A) Order the airline to pay compensation to Elizabeth because the board in the lounge cannot grant property rights over unattended objects to the airline

    B) Deny Elizabeth compensation because the signboard makes it evident that the airline, as owner of the lounge, is exercising all rights over all unattended items in the lounge and the ear-ring is one such item

    C) Deny Elizabeth compensation because she knew any unattended item belonged to the airline

    D) Order the airline to pay compensation to Elizabeth because the property rights of the airline are relevant only. If the item is unattended. The moment Elizabeth found the ear-ring, it belonged to her

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  • question_answer178)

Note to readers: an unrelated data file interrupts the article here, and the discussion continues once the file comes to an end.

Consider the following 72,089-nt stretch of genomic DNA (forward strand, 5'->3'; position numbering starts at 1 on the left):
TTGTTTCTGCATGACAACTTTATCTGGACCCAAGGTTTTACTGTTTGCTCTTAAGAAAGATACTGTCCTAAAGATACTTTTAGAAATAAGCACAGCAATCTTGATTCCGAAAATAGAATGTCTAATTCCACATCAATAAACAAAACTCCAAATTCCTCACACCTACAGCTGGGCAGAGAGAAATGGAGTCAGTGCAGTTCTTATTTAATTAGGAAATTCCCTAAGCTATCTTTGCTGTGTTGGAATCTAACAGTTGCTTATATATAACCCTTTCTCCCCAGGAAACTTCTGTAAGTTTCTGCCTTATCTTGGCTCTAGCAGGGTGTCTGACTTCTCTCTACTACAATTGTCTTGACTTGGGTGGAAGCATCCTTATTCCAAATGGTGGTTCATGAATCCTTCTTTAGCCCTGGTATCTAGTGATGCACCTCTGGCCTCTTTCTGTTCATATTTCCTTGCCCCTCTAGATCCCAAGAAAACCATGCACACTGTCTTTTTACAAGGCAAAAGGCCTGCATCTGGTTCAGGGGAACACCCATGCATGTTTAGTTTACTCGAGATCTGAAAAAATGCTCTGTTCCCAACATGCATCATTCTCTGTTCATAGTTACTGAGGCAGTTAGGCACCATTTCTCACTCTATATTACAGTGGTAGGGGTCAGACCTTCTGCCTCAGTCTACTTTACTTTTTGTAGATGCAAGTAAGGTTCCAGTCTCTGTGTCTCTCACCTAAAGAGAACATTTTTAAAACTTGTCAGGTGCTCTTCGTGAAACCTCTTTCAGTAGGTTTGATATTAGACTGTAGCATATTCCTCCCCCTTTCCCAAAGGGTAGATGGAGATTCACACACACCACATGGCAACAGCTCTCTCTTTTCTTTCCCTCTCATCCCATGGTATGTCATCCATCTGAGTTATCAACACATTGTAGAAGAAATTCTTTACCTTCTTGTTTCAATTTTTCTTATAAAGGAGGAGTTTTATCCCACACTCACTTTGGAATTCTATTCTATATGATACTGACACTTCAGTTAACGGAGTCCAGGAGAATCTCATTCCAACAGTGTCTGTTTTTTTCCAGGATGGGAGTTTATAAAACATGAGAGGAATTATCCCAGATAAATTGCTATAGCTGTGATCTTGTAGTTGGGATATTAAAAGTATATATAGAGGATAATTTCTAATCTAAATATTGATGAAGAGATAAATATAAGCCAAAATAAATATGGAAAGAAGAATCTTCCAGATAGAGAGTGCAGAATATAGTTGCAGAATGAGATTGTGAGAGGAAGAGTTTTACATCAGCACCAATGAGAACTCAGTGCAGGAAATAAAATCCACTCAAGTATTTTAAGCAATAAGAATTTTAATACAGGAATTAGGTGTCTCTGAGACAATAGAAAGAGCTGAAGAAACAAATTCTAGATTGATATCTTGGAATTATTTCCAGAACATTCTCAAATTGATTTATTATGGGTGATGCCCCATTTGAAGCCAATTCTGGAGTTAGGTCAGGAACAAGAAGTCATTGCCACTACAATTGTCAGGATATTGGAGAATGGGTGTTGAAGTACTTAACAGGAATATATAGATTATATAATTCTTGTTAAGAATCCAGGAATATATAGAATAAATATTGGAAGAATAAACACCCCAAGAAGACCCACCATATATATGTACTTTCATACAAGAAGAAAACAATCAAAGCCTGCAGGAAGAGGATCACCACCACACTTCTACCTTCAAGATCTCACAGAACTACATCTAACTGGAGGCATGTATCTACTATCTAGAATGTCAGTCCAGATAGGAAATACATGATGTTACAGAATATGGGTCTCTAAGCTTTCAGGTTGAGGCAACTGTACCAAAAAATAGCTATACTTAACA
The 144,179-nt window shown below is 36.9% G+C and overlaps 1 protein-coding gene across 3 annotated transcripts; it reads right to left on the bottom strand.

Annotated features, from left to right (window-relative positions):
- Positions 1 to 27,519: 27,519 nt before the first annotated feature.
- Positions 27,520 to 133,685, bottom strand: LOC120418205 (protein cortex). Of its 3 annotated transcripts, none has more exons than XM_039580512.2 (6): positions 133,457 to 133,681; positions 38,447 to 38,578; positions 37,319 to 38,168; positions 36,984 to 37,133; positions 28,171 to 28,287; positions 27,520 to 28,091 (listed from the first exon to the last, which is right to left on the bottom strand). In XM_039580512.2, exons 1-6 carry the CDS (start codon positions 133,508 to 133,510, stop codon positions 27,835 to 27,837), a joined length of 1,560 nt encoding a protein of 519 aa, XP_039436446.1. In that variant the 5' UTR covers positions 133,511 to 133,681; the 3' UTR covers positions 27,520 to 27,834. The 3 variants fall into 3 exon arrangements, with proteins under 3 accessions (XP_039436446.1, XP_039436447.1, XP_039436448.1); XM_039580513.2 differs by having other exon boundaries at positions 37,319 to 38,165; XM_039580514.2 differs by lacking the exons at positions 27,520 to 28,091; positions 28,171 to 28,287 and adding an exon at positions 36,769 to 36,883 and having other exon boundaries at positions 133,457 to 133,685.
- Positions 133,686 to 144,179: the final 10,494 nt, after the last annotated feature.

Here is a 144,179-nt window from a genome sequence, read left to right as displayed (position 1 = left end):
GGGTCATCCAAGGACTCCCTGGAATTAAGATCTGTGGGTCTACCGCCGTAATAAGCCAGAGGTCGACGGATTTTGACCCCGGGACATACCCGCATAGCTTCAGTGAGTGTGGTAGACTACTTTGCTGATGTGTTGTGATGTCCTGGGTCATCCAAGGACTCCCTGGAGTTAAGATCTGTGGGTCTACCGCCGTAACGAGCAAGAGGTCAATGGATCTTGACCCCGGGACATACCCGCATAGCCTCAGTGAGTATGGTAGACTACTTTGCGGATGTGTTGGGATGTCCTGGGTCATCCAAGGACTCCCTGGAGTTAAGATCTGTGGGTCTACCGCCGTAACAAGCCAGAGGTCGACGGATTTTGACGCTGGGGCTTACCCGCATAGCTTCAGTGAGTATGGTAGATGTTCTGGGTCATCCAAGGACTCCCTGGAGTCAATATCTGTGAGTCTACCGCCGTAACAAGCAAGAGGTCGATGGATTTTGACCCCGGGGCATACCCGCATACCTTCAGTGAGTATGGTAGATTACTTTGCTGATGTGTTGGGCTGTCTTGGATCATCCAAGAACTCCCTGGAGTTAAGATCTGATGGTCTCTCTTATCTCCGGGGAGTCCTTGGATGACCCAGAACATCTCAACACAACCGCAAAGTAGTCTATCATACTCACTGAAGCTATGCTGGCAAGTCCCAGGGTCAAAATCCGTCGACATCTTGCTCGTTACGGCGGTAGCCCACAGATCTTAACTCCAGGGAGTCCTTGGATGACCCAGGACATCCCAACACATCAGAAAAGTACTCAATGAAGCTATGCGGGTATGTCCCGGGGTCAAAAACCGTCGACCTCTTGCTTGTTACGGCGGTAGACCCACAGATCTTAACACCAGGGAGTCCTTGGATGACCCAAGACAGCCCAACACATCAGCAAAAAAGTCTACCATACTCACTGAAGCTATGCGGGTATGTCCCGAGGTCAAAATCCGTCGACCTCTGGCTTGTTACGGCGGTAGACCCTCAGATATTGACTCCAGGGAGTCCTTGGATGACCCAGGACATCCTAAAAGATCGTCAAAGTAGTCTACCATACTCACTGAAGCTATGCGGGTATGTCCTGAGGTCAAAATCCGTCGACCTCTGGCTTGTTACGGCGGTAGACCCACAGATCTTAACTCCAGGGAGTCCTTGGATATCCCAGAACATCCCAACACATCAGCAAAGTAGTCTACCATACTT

Problem 6 Rules A. The State shall not discriminate, either directly or indirectly, on the grounds of sex, race, religion, caste, creed, sexual orientation, marital status, disability, pregnancy, place of birth, gender orientation or any other status. B. Direct discrimination occurs when for a reason related to one or more prohibited grounds a person or group of persons is treated less favourably than another person or another group of persons in a comparable situation. C. Indirect discrimination occurs when a provision, criterion or practice which is neutral on the face of it would have the effect of putting persons having a status or a characteristic associated with one or more prohibited grounds at a particular disadvantage compared with other persons. D. Discrimination shall be justified when such discrimination is absolutely necessary in order to promote the well being of disadvantaged groups, such as women, dalits, religious minorities, sexual minorities or disabled persons. Facts On 2nd October 2010, the Governor of the State of Bihar ordered the release of all women prisoners who were serving sentence of less than one year imprisonment to mark the occasion of Mahatma Gandhi's birthday.